The Great Gatsby is one of my favourite novels of all time. Its inherent despair, the struggling relationships, and that never-ending desire to reach the American Dream… I love it. So I had big hopes for this play.
On first sight the set is promising: its minimalist, almost Berkovian layout is aesthetically very interesting, and they definitely utilise the space effectively. Actors run up and down, left and right (with the women in heels, no less) and we have trouble sometimes keeping our eye on them all. This, I assume, is the aim – to recreate that 1920s feel of the Jazz Age, hedonism and frivolity.
In the least smug way possible, I think the problem was I knew too much. As a stand alone play it is commendable; the fact that I had read Fitzgerald’s novel and seen Luhrmann’s film too many times meant my expectations were too high for a production that is based in minimalism.
The acting itself is varied: Nick Carraway (played by Adam Jowett) is a good actor, but the direction is wrong. Nick in the book, for me at least, isn’t the most likeable character and we’re never really sure if he’s completely reliable. Jowett plays a trustworthy narrator that is full of vitality and humour, and it is an accomplished performance – yet not true to the book. Celeste de Veazey, who plays Jordan Baker, is the most enigmatic; her physique suits the character perfectly and she finds that balance between carelessness and cautiousness. I was really impressed by her development of the character.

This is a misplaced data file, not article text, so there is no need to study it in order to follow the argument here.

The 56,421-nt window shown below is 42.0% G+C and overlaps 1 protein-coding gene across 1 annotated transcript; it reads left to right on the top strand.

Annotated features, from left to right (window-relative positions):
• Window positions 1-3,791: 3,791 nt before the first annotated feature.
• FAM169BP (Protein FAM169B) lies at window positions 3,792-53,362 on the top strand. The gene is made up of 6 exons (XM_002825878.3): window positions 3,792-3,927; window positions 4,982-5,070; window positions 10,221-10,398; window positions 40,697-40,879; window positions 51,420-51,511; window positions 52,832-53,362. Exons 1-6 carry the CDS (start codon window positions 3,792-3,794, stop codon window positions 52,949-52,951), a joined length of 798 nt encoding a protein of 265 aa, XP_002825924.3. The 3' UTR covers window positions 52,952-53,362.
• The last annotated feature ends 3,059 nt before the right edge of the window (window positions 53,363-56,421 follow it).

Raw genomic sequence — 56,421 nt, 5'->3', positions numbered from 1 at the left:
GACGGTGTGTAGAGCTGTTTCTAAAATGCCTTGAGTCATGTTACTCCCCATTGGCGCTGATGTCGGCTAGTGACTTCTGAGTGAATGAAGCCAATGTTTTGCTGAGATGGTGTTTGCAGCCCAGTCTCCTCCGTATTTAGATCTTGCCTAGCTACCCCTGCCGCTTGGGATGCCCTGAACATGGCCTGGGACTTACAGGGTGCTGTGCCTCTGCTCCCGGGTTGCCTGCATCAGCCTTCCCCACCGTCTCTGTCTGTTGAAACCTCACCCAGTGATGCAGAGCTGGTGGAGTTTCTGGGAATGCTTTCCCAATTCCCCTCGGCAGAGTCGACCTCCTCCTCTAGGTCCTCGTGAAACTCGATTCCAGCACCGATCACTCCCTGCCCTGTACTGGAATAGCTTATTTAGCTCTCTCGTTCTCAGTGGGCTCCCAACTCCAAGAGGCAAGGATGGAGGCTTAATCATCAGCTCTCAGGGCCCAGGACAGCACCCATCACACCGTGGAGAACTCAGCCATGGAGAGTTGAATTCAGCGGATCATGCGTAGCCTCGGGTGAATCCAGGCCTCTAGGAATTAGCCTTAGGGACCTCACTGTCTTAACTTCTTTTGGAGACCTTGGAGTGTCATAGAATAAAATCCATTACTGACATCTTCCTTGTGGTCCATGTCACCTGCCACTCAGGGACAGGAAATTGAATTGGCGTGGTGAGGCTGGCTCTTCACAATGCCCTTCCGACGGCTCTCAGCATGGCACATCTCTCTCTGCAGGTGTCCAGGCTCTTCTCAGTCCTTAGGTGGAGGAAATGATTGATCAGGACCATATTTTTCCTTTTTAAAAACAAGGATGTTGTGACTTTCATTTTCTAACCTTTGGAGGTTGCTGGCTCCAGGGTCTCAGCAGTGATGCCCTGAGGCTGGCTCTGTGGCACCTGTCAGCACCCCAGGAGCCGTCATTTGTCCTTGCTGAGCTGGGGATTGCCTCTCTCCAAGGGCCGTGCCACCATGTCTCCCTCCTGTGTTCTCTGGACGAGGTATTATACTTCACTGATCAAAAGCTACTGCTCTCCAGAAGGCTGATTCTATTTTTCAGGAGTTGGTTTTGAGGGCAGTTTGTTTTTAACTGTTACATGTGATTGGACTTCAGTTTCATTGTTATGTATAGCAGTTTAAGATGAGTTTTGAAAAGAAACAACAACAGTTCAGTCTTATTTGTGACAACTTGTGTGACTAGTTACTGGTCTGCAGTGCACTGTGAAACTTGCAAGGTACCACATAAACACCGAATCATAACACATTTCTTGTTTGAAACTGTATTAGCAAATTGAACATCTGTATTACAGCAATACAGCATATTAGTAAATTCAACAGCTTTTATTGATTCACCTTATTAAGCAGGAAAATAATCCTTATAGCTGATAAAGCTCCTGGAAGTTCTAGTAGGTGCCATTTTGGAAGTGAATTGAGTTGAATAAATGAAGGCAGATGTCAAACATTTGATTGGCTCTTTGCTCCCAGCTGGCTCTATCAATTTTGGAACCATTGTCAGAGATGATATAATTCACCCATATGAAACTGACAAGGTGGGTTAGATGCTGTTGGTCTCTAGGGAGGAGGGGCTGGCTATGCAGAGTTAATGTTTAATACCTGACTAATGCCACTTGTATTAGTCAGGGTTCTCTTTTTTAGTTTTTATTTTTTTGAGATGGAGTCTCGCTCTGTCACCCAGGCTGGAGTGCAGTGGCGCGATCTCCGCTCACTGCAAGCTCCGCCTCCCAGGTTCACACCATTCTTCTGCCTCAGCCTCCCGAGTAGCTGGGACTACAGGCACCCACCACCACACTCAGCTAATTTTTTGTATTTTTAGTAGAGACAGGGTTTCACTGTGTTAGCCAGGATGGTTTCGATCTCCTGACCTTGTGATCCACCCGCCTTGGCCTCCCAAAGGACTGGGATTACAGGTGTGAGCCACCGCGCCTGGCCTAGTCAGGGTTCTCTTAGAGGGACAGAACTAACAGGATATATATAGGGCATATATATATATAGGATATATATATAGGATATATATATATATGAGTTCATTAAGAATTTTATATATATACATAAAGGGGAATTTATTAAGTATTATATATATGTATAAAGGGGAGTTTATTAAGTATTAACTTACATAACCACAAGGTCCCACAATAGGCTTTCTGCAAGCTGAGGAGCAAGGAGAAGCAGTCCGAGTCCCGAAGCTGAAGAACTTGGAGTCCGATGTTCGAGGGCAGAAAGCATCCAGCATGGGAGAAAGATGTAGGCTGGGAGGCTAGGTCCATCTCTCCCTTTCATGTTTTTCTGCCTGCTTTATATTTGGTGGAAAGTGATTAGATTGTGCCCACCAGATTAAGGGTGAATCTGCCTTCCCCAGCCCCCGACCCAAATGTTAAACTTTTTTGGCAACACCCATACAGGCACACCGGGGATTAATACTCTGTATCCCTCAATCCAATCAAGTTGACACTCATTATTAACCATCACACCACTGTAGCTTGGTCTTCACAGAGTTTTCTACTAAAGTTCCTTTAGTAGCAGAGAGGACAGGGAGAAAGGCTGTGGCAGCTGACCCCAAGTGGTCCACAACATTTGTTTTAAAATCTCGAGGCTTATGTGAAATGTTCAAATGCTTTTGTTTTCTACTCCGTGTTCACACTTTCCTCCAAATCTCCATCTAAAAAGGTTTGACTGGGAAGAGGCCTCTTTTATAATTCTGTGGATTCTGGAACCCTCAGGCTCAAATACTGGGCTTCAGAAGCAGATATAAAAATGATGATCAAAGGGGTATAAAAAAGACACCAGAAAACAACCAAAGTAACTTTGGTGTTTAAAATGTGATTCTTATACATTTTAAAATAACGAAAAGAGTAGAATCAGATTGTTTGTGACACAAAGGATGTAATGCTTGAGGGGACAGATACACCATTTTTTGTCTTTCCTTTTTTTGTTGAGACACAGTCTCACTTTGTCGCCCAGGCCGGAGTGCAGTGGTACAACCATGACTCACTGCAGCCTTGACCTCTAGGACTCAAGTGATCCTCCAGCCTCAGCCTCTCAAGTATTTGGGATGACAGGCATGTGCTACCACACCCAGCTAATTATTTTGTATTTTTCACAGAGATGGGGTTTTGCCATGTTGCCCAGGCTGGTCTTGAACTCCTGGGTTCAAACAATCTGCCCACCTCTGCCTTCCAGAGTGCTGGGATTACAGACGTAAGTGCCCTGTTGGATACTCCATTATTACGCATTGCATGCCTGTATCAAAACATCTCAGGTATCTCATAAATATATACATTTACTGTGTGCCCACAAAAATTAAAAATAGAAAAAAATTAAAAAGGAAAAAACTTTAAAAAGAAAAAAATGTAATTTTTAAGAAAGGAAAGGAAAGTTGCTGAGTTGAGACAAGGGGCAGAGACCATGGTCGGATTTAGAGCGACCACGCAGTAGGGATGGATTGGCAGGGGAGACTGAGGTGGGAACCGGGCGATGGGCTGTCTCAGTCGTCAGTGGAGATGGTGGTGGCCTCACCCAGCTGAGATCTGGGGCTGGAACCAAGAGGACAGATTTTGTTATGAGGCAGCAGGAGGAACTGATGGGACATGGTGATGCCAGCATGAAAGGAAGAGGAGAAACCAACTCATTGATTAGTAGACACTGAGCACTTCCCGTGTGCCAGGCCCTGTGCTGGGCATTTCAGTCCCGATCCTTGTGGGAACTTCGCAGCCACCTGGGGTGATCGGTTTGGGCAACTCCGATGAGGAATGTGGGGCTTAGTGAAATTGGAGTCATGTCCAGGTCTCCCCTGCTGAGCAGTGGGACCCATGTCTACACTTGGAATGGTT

Stephen Harrison’s special effects also need to up their game. Most of the time the ‘eyes of God’ look like a badly-done Photoshop job. It’s very GCSE-esque, and considering this is a professional company they really need to brush up on their animation techniques. I’m not exactly an animation expert, but it is painfully clear that it was rushed.
One thing that keeps the energy up is the musicality of the show. Each performer plays an arrangement of instruments throughout, including saxophone, banjo and even spoons. It is a really good way of keeping the story going, as the script keeps very close to Fitzgerald’s dense vocabulary.
All in all this is an enjoyable evening, and the show has real potential, but it’s hard to create a minimalist play from one of the most ostentatious environments ever to be written. It is definitely an interpretation I’d never considered.
The Great Gatsby is playing at the Greenwich Theatre until 10 October. For more information and tickets, see the Greenwich Theatre website. Photo: Mark Holiday.